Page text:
“We’re going to see drugs delisted without having an alternative. We’re going to see patients paying more out of pocket for their drugs, and we’re going to start seeing pharmacy closures,” said Wildrose Leader Danielle Smith.

NDP Leader Brian Mason said: “We do support lower drug prices, but the government has to move very carefully to prevent unintended consequences which might mean the withdrawal of low-cost drugs from the market if they can’t earn sufficient (profit) margin.”

Liberal Leader Raj Sherman said the drug changes and changes to billable pharmacist responsibilities need to be better co-ordinated.

Get local stories you won't find anywhere else right to your inbox.
Sign up here

Just Posted

Red Deer Regional Hospital Centre. (File photo by Advocate staff)
Patient information breach at Red Deer hospital

3,224 patients had their electronic health records accessed improperly

An Air Canada Boeing 737 MAX 8 jet arrives at Halifax Stanfield International Airport on Friday, April 9, 2021. THE CANADIAN PRESS/Andrew Vaughan
Air Canada agrees to $5.9-billion aid package, giving Ottawa equity stake in airline

$1.4 billion earmarked to help reimburse thousands of customers

Innisfail RCMP say Brandon Pitts is missing. (Photo contributed)
Missing central Alberta man

Innisfail RCMP request public’s help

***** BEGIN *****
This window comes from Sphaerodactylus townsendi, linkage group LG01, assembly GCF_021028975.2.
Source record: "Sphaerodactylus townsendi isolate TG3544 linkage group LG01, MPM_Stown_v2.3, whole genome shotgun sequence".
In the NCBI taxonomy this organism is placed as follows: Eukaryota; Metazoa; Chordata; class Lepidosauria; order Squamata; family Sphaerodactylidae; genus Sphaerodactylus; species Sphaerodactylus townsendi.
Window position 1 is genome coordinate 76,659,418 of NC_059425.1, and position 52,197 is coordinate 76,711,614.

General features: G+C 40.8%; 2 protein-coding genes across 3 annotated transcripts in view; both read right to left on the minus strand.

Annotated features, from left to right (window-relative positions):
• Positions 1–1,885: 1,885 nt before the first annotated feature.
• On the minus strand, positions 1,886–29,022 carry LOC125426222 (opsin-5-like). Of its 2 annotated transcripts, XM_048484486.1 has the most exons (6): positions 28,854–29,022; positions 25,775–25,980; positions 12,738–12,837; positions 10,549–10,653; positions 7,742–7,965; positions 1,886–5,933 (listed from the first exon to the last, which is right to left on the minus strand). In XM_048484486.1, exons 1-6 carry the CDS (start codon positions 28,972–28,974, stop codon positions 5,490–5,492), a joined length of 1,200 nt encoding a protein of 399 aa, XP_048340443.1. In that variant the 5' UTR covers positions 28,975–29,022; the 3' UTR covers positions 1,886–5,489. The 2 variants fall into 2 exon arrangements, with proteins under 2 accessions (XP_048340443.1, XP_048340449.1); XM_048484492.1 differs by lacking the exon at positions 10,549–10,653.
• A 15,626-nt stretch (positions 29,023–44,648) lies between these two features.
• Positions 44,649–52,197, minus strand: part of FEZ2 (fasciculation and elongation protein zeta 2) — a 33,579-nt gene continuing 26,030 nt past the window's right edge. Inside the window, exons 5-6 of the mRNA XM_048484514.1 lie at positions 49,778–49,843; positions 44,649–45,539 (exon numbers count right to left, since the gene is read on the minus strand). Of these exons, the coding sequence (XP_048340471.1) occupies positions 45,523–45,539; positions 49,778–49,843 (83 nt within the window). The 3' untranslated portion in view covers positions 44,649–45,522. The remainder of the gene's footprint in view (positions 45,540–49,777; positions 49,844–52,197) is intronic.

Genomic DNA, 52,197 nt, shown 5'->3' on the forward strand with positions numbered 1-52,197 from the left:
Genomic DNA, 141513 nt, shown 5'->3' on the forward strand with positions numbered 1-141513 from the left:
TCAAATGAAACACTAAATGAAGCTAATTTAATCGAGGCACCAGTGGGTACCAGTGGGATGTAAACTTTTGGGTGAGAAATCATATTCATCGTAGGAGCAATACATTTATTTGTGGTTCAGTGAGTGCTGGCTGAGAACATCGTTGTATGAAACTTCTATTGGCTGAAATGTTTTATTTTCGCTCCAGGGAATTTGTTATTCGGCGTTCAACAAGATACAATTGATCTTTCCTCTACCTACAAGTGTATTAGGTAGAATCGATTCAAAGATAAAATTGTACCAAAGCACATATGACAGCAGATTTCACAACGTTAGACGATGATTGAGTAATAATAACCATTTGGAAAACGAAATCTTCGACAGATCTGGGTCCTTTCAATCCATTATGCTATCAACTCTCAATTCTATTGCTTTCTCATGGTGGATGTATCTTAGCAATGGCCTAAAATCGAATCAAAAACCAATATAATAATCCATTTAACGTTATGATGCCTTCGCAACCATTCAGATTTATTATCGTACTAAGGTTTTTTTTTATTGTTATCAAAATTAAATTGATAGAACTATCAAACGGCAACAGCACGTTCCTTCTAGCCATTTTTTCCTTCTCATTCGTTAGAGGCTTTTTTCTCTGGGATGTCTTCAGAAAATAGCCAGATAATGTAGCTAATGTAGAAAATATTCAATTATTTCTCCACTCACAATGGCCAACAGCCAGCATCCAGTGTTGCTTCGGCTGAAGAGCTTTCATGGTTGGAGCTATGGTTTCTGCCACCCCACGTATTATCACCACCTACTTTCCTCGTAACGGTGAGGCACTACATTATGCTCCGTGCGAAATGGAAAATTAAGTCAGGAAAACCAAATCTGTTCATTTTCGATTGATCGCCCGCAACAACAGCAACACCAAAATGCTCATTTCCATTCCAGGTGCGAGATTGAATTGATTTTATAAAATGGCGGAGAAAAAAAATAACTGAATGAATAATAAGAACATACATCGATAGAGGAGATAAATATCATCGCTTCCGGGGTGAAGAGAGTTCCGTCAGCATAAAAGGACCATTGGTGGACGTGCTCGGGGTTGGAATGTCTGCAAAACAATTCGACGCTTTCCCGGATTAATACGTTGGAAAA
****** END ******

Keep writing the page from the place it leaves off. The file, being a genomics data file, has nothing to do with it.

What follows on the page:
Prime Minister Justin Trudeau shakes hands with Yukon Premier Sandy Silver as Liberal on Wednesday February 8, 2017 in Ottawa. THE CANADIAN PRESS/Adrian Wyld
Yukon headed for minority government as two main parties in a tie

Liberals came into the election looking to build on their surprise 2016 majority win

Minister of National Defence Harjit Sajjan takes part in a year-end interview with The Canadian Press at National Defence headquarters in Ottawa on Thursday, Dec. 17, 2020. Sajjan took aim at recent Chinese military expansions into the South China Sea this evening even as he faced questions about the Liberal government’s ties to Beijing. THE CANADIAN PRESS/Sean Kilpatrick
Sajjan targets Chinese claims in South China Sea, battles Tories over Beijing ties

HMCS Calgary shadowed for at least part of the voyage as it passed near the disputed Spratly Islands

Hindu devotees wearing face masks as a precautionary measure against the coronavirus stand in a queue to offer prayers inside a temple dedicated to goddess Kali in Jammu, India, Tuesday, April 13, 2021. New infections have surged in the past month and India has now reported over 13.6 million cases — pushing its toll past Brazil, and making it second only to the United States. In the past 24 hours, over 160,000 new infections have been detected and experts fear that the worst is yet to come. (AP Photo/Channi Anand)